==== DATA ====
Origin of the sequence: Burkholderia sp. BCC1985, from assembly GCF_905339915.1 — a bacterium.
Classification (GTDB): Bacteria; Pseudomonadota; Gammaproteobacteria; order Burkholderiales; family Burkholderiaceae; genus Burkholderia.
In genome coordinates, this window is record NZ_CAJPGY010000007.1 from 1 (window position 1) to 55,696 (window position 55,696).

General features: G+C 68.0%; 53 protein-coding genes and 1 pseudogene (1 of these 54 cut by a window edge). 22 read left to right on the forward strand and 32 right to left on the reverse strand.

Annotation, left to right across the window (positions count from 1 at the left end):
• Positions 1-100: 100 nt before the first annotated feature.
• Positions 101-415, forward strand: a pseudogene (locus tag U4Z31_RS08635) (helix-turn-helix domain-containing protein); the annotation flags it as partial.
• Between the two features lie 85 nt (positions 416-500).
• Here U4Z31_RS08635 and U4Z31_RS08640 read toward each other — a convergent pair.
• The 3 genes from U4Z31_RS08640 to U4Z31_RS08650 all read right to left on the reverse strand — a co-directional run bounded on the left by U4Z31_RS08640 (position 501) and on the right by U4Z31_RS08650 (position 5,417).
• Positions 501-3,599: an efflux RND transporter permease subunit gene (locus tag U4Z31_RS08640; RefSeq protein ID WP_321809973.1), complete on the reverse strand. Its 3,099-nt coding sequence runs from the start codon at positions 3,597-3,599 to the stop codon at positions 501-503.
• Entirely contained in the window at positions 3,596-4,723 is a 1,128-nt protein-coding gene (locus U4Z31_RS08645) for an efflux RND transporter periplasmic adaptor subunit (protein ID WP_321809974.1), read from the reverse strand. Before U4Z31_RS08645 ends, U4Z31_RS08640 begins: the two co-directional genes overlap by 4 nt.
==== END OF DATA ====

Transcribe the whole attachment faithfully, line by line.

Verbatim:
Origin of the sequence: Burkholderia sp. BCC1985, from assembly GCF_905339915.1 — a bacterium.
Classification (GTDB): Bacteria; Pseudomonadota; Gammaproteobacteria; order Burkholderiales; family Burkholderiaceae; genus Burkholderia.
In genome coordinates, this window is record NZ_CAJPGY010000007.1 from 1 (window position 1) to 55,696 (window position 55,696).

General features: G+C 68.0%; 53 protein-coding genes and 1 pseudogene (1 of these 54 cut by a window edge). 22 read left to right on the forward strand and 32 right to left on the reverse strand.

Annotation, left to right across the window (positions count from 1 at the left end):
• Positions 1-100: 100 nt before the first annotated feature.
• Positions 101-415, forward strand: a pseudogene (locus tag U4Z31_RS08635) (helix-turn-helix domain-containing protein); the annotation flags it as partial.
• Between the two features lie 85 nt (positions 416-500).
• Here U4Z31_RS08635 and U4Z31_RS08640 read toward each other — a convergent pair.
• The 3 genes from U4Z31_RS08640 to U4Z31_RS08650 all read right to left on the reverse strand — a co-directional run bounded on the left by U4Z31_RS08640 (position 501) and on the right by U4Z31_RS08650 (position 5,417).
• Positions 501-3,599: an efflux RND transporter permease subunit gene (locus tag U4Z31_RS08640; RefSeq protein ID WP_321809973.1), complete on the reverse strand. Its 3,099-nt coding sequence runs from the start codon at positions 3,597-3,599 to the stop codon at positions 501-503.
• Entirely contained in the window at positions 3,596-4,723 is a 1,128-nt protein-coding gene (locus U4Z31_RS08645) for an efflux RND transporter periplasmic adaptor subunit (protein ID WP_321809974.1), read from the reverse strand. Before U4Z31_RS08645 ends, U4Z31_RS08640 begins: the two co-directional genes overlap by 4 nt.